Free encryption software, Kruptos 2
Think of this scenario, you want to transfer from your office to your home computer some very important documents (bank accounts, google pagerank algorithm) using an USB drive. But, dreaming of Jeannie, you end up home without the USB drive. Probably you lost it when getting your keychain, or when you picked up that nickel of the sidewalk…point is you’re in a lot of trouble. To avoid such headaches you should encrypt files/folders that you’re moving using removable drives (usb, enclosures). Encryption encodes the data using certain algorithms and the only way to decode the data is by providing the password used originally.
There are lots of encryption programs out there (there’s even one built-in Windows Xp Professional) but a surprisingly easy and powerful free encryption software is Kruptos 2, developed by Steve Beckett.
Some of its main features:
- encrypts files/folders using 128-bit Blowfish algorithm
- obfuscates names of encrypted files, but leaves folder names unaltered
- integrates in the right-click menu (Windows Explorer)
- creates self-extracting encrypted files (having the .exe extension), that:
contain encrypted files and the software necessary to decompress the contents. Users can decompress the contents of a self-extracting file simply by running it like any other program.
- has a file shredder that uses dod standard (department of defense)
- it’s free
You can download it here: Kruptos 2
Also, here’s a quick tutorial on how encryption works with Kruptos 2:
- Select files/folders. The easier way it’s to right click a folder (or file) in Windows Explorer, choose Kruptos 2 and after that Encrypt folder (file).
- Enter a password. Before the encryption starts, you have to choose a password for it. Also, you can enter a hint word, that later might remind you of the password you used, in case your memory is on a break. Note that once the password is set and the file encrypted, it’s almost impossible to recover the file unless you know the password. So make sure you enter something you’ll remember.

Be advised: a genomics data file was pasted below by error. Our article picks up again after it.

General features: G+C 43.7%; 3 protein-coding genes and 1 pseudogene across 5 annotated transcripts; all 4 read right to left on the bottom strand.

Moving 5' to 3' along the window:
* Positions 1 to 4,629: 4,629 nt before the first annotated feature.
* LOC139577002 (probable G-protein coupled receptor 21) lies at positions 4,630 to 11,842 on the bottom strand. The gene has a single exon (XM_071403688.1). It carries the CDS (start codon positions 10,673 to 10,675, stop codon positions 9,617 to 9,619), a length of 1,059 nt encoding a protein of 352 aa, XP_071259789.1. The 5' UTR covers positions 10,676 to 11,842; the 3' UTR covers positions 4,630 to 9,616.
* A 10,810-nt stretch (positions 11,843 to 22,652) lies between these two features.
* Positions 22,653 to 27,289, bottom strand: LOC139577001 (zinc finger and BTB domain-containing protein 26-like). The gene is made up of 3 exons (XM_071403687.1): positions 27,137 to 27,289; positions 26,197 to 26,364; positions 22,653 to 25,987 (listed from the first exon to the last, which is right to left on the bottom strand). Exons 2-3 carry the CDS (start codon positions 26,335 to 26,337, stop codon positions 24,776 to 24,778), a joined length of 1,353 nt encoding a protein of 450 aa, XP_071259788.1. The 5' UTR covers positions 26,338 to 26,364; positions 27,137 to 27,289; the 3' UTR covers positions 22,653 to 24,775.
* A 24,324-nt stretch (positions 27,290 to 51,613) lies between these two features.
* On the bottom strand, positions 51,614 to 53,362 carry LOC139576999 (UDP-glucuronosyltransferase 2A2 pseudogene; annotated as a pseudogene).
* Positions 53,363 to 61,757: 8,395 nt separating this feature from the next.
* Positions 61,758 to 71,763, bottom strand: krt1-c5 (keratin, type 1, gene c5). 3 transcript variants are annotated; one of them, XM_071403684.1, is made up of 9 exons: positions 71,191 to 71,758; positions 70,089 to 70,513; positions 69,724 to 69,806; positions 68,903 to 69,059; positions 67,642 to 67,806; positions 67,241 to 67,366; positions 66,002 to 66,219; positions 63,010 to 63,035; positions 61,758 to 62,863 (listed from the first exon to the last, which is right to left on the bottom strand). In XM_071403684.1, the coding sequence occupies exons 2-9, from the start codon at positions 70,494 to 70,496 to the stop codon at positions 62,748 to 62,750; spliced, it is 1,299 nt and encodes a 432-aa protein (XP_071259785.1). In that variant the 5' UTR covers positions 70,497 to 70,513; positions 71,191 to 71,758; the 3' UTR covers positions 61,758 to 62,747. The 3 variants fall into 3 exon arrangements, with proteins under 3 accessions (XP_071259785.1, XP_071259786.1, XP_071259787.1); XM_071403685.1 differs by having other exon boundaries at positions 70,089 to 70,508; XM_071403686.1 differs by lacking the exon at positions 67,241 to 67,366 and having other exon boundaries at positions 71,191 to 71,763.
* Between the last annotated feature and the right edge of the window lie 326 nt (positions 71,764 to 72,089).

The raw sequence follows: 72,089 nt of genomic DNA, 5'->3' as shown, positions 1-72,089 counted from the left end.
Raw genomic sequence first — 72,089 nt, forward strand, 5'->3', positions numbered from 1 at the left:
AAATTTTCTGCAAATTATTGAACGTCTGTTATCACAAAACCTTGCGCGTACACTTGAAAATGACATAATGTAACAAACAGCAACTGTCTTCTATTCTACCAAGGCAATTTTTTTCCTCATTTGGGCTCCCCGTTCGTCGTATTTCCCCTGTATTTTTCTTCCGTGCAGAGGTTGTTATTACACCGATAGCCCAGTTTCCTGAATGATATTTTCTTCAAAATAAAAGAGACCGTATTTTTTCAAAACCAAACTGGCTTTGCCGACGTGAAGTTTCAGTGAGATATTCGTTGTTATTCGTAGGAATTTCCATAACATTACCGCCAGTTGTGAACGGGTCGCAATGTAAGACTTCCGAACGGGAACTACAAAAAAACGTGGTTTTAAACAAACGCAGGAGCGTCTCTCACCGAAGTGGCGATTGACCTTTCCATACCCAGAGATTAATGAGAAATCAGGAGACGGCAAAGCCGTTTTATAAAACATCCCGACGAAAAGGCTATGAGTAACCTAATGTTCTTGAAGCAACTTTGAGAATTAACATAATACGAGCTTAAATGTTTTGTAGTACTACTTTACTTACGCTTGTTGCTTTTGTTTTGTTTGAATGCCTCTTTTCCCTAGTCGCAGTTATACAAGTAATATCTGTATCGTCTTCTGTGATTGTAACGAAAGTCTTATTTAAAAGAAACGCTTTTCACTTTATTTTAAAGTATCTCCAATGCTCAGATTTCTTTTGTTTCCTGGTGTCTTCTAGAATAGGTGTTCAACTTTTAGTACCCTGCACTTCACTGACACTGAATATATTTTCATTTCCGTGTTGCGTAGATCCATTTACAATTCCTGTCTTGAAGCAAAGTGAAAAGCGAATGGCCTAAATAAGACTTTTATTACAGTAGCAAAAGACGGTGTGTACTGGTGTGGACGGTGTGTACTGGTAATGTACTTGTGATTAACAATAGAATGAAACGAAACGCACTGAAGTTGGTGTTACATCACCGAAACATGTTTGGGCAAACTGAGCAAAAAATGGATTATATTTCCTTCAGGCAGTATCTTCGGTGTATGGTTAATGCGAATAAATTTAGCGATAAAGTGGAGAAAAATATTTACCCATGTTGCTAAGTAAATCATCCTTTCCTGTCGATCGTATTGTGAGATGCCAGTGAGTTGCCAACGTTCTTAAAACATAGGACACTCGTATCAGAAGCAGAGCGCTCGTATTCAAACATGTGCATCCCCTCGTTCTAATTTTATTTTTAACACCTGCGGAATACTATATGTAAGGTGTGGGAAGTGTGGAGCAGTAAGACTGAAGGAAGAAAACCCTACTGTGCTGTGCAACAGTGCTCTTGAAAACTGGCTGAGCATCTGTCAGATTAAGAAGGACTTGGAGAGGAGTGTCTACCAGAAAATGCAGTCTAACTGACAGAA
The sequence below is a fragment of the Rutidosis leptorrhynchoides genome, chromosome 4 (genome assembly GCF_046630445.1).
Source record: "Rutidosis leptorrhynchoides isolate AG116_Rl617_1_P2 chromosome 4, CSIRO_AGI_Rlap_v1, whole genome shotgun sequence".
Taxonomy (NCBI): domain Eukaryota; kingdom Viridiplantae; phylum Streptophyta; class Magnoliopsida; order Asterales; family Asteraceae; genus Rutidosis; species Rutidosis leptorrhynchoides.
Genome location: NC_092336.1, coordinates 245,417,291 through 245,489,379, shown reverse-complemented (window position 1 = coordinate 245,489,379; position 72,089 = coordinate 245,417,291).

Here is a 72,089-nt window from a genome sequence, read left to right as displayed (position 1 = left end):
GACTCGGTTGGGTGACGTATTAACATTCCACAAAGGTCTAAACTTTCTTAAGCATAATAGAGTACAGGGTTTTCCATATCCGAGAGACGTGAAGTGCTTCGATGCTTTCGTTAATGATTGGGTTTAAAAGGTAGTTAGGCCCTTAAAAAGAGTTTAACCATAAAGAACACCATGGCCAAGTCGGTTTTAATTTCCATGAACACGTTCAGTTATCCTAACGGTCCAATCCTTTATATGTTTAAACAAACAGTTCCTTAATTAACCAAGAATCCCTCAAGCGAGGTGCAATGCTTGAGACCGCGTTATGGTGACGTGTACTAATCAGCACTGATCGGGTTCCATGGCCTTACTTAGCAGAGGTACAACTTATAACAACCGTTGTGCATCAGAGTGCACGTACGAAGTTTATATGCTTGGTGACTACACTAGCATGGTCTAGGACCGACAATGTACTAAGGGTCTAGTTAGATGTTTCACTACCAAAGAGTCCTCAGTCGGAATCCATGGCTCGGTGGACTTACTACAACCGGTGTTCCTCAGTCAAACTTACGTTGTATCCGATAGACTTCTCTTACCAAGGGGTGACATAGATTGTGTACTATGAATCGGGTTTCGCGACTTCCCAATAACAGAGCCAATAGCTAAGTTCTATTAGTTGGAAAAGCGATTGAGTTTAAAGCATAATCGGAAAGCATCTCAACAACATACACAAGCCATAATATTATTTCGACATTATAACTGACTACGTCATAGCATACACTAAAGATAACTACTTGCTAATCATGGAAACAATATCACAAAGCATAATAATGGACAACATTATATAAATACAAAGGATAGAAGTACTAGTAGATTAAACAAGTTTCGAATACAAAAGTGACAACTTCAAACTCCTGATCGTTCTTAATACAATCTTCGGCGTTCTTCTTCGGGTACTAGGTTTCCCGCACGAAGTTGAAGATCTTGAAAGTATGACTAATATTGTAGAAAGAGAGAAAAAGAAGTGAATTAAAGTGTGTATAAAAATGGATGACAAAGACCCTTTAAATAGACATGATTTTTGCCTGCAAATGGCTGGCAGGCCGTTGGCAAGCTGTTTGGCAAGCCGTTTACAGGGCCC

- Encrypt. Once the encryption is finished you’ll receive a message about the status of the encryption (successful, failed). If you’ve encrypted a folder, you’ll see that the name of the folder is the same but the name of the files are now completely changed and they show a “locked” icon.
- Decrypting the files. To decrypt, simply right click an encrypted file and select Decrypt. You will be prompted for the password and once that’s entered and validated the files will be decrypted.
- File shredding. When you normally delete a file (using the simple Delete key), that file is not actually erased from your computer, and can be sometimes recovered. This is why, when you really want to delete a file you’d better use the File Shredding option. What this does, it’s re-writing the file with a character, then the character’s complement, and then a random character for a number of times specified by you (1-16). Given it’s a method used by the Department of Defense, it’s pretty sure that the file cannot be recovered.
That’s it. Once you play a little more with Kruptos you’ll see that’s not difficult to use and it provides an additional security measure by encrypting sensitive data.